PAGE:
The story’s ostensibly mystified plot moves along the fractional topography of a triangle of two significative characters and the vital mirror that lies between them. Jongsu is an introverted delivery boy that, after falling for a hard-to-explicate idea of a woman, takes on a handsome and wealthy competitor in love, who effortlessly scratches a well-hidden wound in Jongsu’s soul.
Although the gravity center of the film’s narrative construction seems to be rendered around the bizarre and effective presence of the female’s puzzle, the story’s dispersed yet compact substance is found in Jongsu’s reactions and adaptations, as well as in his reflections on his mythical enemy. In his unexplained riddles, as well as in his complex and all at once real and surreal heroes, Lee installs various purely mundane features.
Even the most indefinite and volatile materials that build the transparent spiritual castle of secrets that it is “Burning” describe nothing more than our fear to see, touch, and describe our idol in the eyes of a creature that inhabits our cerebral and carnal channels.
Life is the first abrupt and suspended state of mind and flesh for every creature ever faced this earth. Surrounded by the colorful silence of a sunset, enjoying the rich flavor of a hot meal, or losing your thoughts into the melodic labyrinths of music, you’re sure about this: life is beautiful. But life doesn’t find a start line at the same shiny and warm meadow of carnal existence for everyone. For some, life is an undesirable sensational gift; it’s just a chance in the chaotic and filthy streets of a tactile vision.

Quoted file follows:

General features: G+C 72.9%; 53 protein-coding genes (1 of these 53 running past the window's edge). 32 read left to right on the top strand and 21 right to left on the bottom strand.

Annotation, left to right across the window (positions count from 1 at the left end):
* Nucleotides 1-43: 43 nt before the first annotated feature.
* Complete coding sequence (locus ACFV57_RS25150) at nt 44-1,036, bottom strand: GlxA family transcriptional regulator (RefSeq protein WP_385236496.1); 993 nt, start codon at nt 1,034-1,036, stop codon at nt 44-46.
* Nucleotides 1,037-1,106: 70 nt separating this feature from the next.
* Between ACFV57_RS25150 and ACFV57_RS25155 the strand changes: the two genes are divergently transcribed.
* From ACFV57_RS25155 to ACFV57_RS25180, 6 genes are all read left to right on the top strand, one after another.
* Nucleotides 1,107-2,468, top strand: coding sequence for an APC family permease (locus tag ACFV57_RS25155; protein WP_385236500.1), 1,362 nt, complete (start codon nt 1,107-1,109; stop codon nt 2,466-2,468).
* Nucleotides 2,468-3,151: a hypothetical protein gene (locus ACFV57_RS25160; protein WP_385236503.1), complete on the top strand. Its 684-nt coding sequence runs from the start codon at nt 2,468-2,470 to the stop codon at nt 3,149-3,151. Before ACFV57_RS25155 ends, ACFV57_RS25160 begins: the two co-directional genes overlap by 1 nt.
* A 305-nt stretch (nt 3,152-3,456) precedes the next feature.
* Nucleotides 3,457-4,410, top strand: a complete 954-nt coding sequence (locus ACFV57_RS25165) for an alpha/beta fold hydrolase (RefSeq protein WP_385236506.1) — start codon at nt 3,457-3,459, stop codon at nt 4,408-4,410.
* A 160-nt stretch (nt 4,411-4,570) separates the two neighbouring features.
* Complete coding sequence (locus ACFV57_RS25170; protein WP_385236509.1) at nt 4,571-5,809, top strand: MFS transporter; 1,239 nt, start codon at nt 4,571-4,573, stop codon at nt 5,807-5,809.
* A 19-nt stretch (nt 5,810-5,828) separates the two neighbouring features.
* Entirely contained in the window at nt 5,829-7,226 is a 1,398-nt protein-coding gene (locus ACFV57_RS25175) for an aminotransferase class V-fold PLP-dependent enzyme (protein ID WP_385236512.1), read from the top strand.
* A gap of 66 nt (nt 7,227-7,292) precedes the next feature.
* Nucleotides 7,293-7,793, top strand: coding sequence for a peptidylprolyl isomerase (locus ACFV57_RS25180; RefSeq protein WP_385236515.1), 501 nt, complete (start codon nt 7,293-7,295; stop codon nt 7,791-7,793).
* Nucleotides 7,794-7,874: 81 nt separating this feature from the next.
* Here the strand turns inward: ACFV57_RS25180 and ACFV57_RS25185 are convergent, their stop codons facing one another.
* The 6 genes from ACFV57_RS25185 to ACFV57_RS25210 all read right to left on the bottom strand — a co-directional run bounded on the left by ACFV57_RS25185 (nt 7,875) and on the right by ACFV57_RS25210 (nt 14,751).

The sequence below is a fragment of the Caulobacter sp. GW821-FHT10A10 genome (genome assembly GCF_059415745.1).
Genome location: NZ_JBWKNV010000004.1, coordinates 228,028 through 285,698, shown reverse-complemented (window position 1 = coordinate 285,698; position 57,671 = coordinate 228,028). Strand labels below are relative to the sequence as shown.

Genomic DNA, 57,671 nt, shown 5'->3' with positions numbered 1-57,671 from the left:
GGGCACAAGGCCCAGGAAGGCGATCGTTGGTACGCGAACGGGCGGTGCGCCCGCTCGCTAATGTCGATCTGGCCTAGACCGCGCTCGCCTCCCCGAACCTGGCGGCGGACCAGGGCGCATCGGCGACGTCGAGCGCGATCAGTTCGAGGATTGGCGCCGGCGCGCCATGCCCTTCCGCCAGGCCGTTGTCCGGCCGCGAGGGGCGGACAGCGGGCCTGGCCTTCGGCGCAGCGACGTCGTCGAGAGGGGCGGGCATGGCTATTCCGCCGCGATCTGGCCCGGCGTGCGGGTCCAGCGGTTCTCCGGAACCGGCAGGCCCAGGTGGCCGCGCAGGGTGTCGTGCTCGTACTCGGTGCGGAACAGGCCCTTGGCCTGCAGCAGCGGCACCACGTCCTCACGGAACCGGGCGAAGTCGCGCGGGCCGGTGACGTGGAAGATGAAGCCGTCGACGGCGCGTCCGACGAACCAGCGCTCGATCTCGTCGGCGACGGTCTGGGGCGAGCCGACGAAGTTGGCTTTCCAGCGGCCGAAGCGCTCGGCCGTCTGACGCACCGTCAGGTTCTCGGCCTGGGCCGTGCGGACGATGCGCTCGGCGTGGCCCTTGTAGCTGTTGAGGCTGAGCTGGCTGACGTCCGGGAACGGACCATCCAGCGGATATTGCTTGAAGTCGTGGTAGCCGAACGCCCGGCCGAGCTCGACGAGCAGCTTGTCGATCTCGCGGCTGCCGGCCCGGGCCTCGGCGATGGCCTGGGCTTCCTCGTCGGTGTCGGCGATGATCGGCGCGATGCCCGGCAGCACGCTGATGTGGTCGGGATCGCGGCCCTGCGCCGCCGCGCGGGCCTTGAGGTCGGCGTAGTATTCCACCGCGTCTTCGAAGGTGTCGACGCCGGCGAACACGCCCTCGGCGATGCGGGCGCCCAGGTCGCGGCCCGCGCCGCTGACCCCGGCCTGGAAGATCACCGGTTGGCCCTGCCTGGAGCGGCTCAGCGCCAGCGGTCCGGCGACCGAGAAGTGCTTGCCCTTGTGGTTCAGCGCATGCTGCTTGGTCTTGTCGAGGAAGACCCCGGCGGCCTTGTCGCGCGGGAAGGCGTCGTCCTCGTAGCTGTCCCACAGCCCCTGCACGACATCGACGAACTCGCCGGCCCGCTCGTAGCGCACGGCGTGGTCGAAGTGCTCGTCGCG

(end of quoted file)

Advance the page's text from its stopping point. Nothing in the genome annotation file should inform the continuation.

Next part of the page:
The ethically audacious cinematic endeavor by Lebanese actress and filmmaker Nadine Labaki makes an honest, bitter comment on the uncountable human lives that survive under commonly accepted yet criminal circumstances, deprived of almost every essential right and prospect. “Capharnaüm” is the story of Zain, a 12-year-old boy that bears the load of a life that is formed from endless moments of suffering.
Zain could be a common boy that you meet every day in the street. He is found in every city, even in Europe and America, dressed in rags and carrying his smutty little fortune during a vain periodic roaming. The difference maker in the case of this story, though, is that its underage unfortunate hero denies accepting his fruitless existence as a determinate and unvarying condition. He recognizes the injustice that his parents once created and still sustain. He may be another victim, but he claims justice.
In its both emotional and moral stiffness, “Capharnaüm” is a neorealist masterpiece that seems more than timely, lying somewhere beyond the limits of timelessness.
6. A Twelve-Year Night
Dictatorial statuses have plagued the globe to an extent that most of us ignore. Standing for the grimmest chapters of our world’s endless diary, dictatorships have occurred —striking uncountable innocents— even in places you wouldn’t imagine. In the hard-to-experience real nightmare of his film “La noche de 12 años,” Uruguayan director Álvaro Brechner describes the military dictatorship of his territory during the 60s and 70s.
Based on real events, the story begins when three revolutionists who were members of the Tupamaros National Liberation Movement of Uruguay are transferred from the legal prisons to a secret accommodation of inhuman incarceration. That very night of their sudden relocation was meant to last for twelve years, a continual period that had in store nothing more than carnal and mental torments.
Fusing fictional scenes with footage material and trembling somewhere between a raw reality and a retrogressing fantasy, “La noche de 12 años” is an unfolding historic testimony of a pitch-black human condition that sternly touches the roughest aspects of a victimized, deeply and irreparably deprived conscience.
Pages: 1 2